The carriage 9 is supported by the right and left supports 10a and 10b and center support 11 movably and smoothly in the moving directions A1 and A2. Thus, the carriage 9 is moved reciprocally and linearly along the rail 15 by the driving forces generated by the coils 8a and 8b, enabling the positioning of the head at a desired position relative to the disc 13.

When the disc 13 is, for example, an optical disc, after positioning the head, a light beam is projected to the disc 13 from the actuator 12 to write or read information.

As it is apparent from the foregoing, the actuator 12, right and left supports 10a and 10b, and coils 8a and 8b move together with the carriage 9. Hereinafter, these parts are collectively referred to as a movable portion 50.

A numeral 16 in FIG. 4 indicates the center of gravity of the movable portion 50. A straight line formed by the center of gravity as the carriage 9 moves is a centroidal axis.

P1 and P2 are acting points (left acting point and right acting point) of the coils 8a and 8b of the carriage 9 respectively, and K1 and K2 are respective driving forces (left driving force and right driving force) thereof (See also FIG. 3).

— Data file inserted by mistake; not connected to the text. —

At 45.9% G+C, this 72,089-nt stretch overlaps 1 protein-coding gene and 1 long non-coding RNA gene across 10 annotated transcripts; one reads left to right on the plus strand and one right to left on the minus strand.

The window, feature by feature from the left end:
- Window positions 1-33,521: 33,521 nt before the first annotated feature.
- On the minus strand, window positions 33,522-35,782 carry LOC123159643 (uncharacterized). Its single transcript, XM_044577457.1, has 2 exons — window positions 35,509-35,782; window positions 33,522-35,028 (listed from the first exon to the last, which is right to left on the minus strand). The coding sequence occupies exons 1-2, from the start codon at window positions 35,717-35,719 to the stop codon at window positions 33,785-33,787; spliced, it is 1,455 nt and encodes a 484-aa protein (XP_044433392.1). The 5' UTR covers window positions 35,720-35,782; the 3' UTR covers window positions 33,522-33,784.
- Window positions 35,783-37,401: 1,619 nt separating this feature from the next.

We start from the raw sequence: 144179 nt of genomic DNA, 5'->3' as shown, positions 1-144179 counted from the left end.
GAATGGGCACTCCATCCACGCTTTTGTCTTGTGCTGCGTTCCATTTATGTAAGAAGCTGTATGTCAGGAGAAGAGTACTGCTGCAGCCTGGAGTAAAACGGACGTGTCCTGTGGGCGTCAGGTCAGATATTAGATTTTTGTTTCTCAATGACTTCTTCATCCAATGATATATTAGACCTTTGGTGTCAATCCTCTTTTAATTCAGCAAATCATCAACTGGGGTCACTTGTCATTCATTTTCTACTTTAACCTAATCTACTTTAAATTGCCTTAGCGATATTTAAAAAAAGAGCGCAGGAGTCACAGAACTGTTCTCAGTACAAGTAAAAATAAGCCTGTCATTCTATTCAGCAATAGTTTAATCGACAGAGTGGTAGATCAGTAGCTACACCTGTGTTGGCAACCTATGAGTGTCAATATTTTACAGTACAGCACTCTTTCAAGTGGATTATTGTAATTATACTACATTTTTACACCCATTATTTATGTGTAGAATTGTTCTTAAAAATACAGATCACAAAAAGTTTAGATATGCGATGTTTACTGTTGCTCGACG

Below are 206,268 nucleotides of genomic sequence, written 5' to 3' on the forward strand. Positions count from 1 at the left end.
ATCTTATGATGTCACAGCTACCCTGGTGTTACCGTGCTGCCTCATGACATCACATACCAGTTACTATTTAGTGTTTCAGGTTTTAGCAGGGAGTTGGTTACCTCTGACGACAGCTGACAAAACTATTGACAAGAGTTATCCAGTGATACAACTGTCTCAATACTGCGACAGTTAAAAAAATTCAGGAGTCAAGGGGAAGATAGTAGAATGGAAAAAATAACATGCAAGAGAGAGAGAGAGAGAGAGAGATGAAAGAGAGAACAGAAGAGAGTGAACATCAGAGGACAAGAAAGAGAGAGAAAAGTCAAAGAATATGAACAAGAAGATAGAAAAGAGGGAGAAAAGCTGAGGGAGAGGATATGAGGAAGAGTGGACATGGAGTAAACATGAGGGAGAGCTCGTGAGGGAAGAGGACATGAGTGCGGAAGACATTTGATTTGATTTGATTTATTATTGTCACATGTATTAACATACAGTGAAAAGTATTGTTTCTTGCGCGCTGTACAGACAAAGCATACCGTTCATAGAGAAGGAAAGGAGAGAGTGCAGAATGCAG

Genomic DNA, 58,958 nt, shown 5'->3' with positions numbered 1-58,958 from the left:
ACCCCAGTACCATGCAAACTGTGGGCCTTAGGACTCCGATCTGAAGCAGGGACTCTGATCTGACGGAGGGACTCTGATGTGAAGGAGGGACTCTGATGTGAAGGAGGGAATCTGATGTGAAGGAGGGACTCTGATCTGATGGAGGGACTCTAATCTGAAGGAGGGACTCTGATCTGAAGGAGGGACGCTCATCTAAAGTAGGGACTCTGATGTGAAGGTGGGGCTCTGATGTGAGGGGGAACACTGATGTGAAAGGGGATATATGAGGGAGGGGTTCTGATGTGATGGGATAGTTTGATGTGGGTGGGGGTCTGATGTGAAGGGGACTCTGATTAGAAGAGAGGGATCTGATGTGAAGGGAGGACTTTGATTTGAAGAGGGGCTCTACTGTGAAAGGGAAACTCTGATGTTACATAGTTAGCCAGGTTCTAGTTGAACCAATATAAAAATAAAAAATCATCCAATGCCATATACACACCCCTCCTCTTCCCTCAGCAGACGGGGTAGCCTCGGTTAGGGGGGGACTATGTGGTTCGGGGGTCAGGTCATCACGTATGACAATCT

In such an apparatus, if the acting points of the driving motors 20a and 20b are positioned in line with the centroidal axis in the moving direction of the movable portion 50, the movable portion 50 can be moved fast without unwanted vibrations. For example, as shown in FIG. 4, assume that, in the plane perpendicular to the moving direction of the movable portion 50, the center of gravity 16 thereof is shifted from the center of the carriage 9 as shown. In this case, in order to align the center of gravity 16 of the movable portion 50 with the acting points of driving forces of the driving motors 20a and 20b, the following two conditions should be satisfied.

(1) K1 L1 = K2 L2

(2) positioning the acting points P1 and P2 in point symmetry against the center of gravity 16,

where, L1 is a distance from the center of gravity 16 to the acting point P1 and L2 is that to the acting point P2.